On Burdens, Bonham vented her spleen for the emotional abuse she endured. She's happier now - and proud to be doing the Lilith Fair.

"At first, I kind of avoided the whole 'girl rock' thing, because I didn't want to be lumped together with someone else just because we're all women. But now I think it's great - we're celebrating the fact that we're cool chicks," says Bonham.

When it came time to sign up corporate sponsors for the Lilith Fair, McLachlan flexed her political leanings. The tour reportedly rebuffed some big-name prospects - including Detroit automakers, Vanity Fair and Tommy Hilfiger - in favor of sponsors who were chosen for their social responsibility or their record of charitable giving.

Ann Arbor-based Borders Books & Music was chosen as a "learning" sponsor, and women's shoe retailer Nine West was selected as a "wellness" sponsor because the company has donated millions to the battle against breast cancer. McLachlan will sign copies of her new release, Surfacing, from 11 a.m. to 1 p.m. Saturday at the Borders in Farmington Hills.

Surfacing is a more spare, more organic effort than her previous album, the multiplatinum Fumbling Towards Ecstacy - where her exquisite, breathy soprano was nestled in shimmery, ambient textures.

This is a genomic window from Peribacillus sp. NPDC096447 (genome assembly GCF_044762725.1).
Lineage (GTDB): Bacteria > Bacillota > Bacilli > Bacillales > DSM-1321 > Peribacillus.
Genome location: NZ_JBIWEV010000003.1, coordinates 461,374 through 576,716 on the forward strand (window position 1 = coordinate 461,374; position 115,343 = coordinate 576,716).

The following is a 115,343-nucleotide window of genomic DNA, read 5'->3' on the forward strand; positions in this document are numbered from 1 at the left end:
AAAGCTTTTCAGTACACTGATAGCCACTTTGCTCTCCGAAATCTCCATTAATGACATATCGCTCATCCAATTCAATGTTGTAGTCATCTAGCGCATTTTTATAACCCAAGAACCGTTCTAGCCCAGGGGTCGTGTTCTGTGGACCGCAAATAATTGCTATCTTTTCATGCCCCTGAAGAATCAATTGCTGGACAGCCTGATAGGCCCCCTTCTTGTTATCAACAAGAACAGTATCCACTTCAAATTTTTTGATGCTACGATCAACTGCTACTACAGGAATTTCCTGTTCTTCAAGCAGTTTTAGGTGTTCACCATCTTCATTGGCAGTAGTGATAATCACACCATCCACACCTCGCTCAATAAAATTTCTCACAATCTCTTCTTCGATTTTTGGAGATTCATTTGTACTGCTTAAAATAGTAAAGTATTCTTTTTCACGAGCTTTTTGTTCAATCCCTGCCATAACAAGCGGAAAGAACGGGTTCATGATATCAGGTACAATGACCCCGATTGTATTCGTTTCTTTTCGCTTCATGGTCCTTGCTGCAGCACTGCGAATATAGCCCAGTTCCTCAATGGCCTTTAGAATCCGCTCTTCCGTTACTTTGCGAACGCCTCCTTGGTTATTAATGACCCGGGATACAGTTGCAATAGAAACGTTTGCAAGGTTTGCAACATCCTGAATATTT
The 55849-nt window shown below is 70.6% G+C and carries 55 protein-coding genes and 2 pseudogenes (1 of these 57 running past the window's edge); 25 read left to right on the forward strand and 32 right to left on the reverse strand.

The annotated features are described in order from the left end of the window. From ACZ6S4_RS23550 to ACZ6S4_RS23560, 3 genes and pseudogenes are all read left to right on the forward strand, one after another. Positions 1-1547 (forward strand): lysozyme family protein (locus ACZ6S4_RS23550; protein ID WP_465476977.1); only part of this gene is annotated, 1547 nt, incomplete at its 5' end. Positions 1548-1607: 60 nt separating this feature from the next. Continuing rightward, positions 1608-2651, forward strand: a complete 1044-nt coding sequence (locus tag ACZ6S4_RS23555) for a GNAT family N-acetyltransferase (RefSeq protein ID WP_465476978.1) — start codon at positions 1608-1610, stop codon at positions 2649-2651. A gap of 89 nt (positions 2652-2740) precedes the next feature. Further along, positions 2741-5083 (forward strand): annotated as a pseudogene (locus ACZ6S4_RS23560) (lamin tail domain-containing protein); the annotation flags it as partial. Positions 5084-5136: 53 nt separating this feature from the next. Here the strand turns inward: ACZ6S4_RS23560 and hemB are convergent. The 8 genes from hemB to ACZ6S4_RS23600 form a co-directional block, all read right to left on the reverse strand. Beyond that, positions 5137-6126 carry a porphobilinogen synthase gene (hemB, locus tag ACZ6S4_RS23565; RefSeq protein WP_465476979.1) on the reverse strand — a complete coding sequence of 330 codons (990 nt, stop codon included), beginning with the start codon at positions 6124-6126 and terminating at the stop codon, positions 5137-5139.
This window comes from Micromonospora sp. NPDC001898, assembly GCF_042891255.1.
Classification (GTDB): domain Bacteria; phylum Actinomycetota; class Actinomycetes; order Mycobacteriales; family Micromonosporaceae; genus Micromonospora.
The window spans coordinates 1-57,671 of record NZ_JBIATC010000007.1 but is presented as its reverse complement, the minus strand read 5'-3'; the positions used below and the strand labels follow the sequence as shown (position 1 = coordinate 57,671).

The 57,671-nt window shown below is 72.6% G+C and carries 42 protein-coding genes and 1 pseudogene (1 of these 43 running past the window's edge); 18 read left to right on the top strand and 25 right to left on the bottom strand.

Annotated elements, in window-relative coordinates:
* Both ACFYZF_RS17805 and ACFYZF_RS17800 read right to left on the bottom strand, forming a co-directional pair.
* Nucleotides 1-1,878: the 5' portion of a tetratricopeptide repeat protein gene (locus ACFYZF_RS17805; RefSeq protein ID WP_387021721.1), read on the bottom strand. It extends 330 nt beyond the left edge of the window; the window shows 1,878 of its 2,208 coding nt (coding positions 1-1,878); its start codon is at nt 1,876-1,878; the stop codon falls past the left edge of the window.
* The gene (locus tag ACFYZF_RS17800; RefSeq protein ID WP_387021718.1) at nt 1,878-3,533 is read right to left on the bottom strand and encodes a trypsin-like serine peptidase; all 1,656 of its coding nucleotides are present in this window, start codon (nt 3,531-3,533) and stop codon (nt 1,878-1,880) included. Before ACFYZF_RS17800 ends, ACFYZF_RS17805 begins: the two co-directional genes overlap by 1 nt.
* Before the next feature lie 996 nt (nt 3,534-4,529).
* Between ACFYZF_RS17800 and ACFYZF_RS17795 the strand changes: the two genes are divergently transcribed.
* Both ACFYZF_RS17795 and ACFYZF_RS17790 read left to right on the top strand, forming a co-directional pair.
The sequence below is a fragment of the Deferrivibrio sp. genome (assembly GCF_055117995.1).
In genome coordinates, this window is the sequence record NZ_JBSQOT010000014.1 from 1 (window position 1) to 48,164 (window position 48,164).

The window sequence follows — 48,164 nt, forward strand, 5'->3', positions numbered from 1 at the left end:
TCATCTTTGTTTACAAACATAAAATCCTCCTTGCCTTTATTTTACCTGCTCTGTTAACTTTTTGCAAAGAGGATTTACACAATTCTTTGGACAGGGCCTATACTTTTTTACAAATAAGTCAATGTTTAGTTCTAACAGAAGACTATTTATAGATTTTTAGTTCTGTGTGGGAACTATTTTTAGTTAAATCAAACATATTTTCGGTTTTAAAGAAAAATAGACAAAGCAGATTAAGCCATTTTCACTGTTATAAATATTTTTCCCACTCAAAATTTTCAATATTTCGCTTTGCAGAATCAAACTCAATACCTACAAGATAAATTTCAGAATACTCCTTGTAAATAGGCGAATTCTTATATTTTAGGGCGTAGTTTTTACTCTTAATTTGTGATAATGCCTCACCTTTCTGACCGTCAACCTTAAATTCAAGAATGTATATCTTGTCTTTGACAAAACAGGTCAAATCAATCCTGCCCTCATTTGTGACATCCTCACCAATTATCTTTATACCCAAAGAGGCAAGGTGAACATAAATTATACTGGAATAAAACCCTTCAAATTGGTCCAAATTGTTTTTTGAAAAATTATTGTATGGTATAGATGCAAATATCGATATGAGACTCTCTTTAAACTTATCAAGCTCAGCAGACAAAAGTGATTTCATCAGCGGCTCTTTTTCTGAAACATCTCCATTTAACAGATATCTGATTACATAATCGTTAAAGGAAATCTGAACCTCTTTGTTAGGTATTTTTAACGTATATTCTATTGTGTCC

"This time, we wanted to create something that was more spontaneous, with more simple instrumentation, like upright bass and acoustic piano."

On Surfacing, McLachlan's lyrics again explore the dark corridors of her oft-tormented psyche - nothing new for this artist. But Surfacing hits much closer to home.

"For me, writing is therapy," says McLachlan. "It's almost as if the purpose of each record is to tear down the walls I've built up. This time, I had to do a lot of soul-searching and go into places inside myself that I didn't want to look at - places that aren't very pleasant.

"But if I'm ever going to change my unhealthy patterns, and change the things about myself that I dislike so much, those are the places I have to go to."

Writer and music critic Kevin Ransom has been a regular contributor to The Detroit News since 1989.